Book Blogger Confessions (13)


I can’t really tell the difference between purple prose and actually beautiful writing sometimes.

If you don’t know what purple prose is, it’s writing that’s overly ornate to the point that it’s all flowery language and almost no substance. You know the type – it takes two or three pages to describe a person, an action scene screeches to a halt to describe some small details, and we know more about the room characters are in instead of what the characters are actually doing in the room. Some books like Twilight are commonly called out for their prose that’s apparently dripping in purple dye. So, I obviously understand what purple, overly flowery prose is and can roll my eyes and laugh at it just as much as the next person – but, sometimes when I see people praise beautiful writing in a book, it doesn’t look that different to me.

I’m not saying that I can’t appreciate beautiful writing! I love writing, I am a writer, and I love making my stories sound more whimsical and flowery in order to set the mood. Does this mean that I automatically like flowery language, whether it’s universally loved or not? I don’t think that’s the case, but I honestly don’t know what is!

For example, I loved the writing in the Shatter Me trilogy. I loved how it reflected Juliette’s personality and state of mind and made the story unique, different from most books and their writing. Some people complained how the story was dripping in metaphors and similes, figurative language that tried too hard to be different, but I loved it all, and Shatter Me certainly isn’t the only book that does that for me.

I love reading quotes, especially inspiring ones from books I love, but sometimes people gush about beautiful metaphors and images created by these quotes that don’t seem that different from the bad kind of flowery language. Does anyone else ever feel this way, or am I simply missing out on some crucial difference? Is flowery language automatically good if the story is good and interesting and bad if the story isn’t equally over-the-top and too angsty? Is it bad when the flowery language is overused to describe physical things, like someone’s appearance, as opposed to emotions and less tangible things?

Or am I simply overthinking this? Because that can certainly be a problem for me! And if you’re bored, feel free to let me know what you think in your most flowery language, although if I’m being honest, I might need a translation…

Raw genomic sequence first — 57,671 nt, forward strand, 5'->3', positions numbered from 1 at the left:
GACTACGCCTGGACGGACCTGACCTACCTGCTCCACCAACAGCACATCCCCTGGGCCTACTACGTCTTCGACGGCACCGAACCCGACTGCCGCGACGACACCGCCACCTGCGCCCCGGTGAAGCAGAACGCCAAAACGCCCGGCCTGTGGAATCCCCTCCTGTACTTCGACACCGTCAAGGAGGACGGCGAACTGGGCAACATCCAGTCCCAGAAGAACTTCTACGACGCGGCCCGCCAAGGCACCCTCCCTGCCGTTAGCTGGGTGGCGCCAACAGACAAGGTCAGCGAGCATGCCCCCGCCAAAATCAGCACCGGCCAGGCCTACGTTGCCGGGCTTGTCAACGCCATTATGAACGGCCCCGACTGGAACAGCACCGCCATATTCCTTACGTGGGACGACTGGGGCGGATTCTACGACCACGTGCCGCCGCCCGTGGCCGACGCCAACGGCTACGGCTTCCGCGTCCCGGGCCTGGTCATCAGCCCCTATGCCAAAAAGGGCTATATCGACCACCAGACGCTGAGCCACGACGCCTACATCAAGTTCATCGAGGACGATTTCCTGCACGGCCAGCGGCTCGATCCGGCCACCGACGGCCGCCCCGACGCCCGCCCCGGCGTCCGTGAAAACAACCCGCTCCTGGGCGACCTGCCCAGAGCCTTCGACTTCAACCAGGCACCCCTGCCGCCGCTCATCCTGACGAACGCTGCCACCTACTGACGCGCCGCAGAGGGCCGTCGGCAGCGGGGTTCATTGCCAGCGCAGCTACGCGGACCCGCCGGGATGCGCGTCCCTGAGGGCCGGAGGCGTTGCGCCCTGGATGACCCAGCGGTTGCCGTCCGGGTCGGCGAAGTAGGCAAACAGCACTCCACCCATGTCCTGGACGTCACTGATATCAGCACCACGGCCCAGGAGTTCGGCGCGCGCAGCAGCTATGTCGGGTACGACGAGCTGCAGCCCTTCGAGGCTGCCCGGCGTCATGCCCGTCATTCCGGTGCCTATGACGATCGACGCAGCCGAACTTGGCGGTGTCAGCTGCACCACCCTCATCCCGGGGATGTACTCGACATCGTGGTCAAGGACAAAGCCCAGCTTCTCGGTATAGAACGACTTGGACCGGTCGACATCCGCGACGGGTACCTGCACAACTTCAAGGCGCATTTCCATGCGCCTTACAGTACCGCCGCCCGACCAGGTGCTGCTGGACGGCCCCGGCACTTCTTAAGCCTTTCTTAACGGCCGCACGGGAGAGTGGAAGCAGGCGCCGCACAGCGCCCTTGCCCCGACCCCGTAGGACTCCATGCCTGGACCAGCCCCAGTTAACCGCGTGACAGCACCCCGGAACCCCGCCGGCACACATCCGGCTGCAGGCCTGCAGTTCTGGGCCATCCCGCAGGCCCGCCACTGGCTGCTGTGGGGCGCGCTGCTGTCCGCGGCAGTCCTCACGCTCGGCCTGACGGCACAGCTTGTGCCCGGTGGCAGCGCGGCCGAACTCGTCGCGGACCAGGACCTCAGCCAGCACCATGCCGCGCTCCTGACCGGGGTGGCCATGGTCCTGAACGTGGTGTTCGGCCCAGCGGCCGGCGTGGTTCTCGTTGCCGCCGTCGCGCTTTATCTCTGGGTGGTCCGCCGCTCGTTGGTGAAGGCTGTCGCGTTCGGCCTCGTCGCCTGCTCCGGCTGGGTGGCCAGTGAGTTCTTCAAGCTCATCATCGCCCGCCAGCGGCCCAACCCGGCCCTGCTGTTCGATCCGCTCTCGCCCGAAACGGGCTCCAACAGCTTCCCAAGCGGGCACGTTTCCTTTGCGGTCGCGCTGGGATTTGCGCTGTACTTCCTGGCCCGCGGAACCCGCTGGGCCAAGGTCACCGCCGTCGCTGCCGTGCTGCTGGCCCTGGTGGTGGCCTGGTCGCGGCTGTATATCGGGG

7 thoughts on “Book Blogger Confessions (13)

  1. I think that flowery language is different for everyone. For example, I did not like the writing style of Shatter Me. I thought that a lot of the metaphors and similes were repetitive and cliche. But, you really liked it, which I respect too. Some people really love particular books, while other people hate them. Writing is just a subjective thing that everyone has their own opinions on. There is not a right or wrong way to describe a character, set the plot, or paint a setting.
    Great discussion!

  2. Purple prose is a subjective phenomenon. One person’s purple prose is another’s beautiful writing! So don’t worry if you can’t tell the difference, because it doesn’t matter!

    1. I definitely need to remember that – it’s just so difficult, though, when some people are gushing about certain writing that doesn’t sound that different from things that they dismissed as purple prose – I need less subjectivity in this area!

  3. Personally, I think the difference between purple prose and beautiful language has a lot more to do with the reader than the author. Because I’ve also thought before, I don’t know if I’d recognize the difference.

    To me, purple prose is when the author is trying too hard – using extravagant language when it’s unnecessary or trying to pull you into a scene with a beautiful metaphor but it just doesn’t work. It actually takes me out of the book because the ornate language jolts me rather than wrapping me up in the story.

    Beautiful writing may be a lot of the same words used, but it actually works. It fits in the story and creates a better picture. Shatter Me is a great example because there is a lot of opinions about it and people seem to either love or hate how it’s written. I LOVED it! Loved the metaphors – loved the unconventional writing style – loved that it’s incredibly stylistic and the more sane Juliette becomes, the less of it there is. I have woken up feeling like a creaky staircase 🙂

    So, personally, I’ve decided the line between great writing and purple prose is wherever I decide to draw it 🙂

    1. That’s a great line to draw! I think that is a great difference – sometimes I’ll read a flowery line in a book and totally love it for the way it plays with words and emotions and such, and sometimes it seems like the author is trying too hard. It doesn’t feel genuine and organic. The overly flowery language in Shatter Me felt organic because it felt true to Juliette’s state of mind, especially at the beginning, and it evolved along with her character, which I loved!

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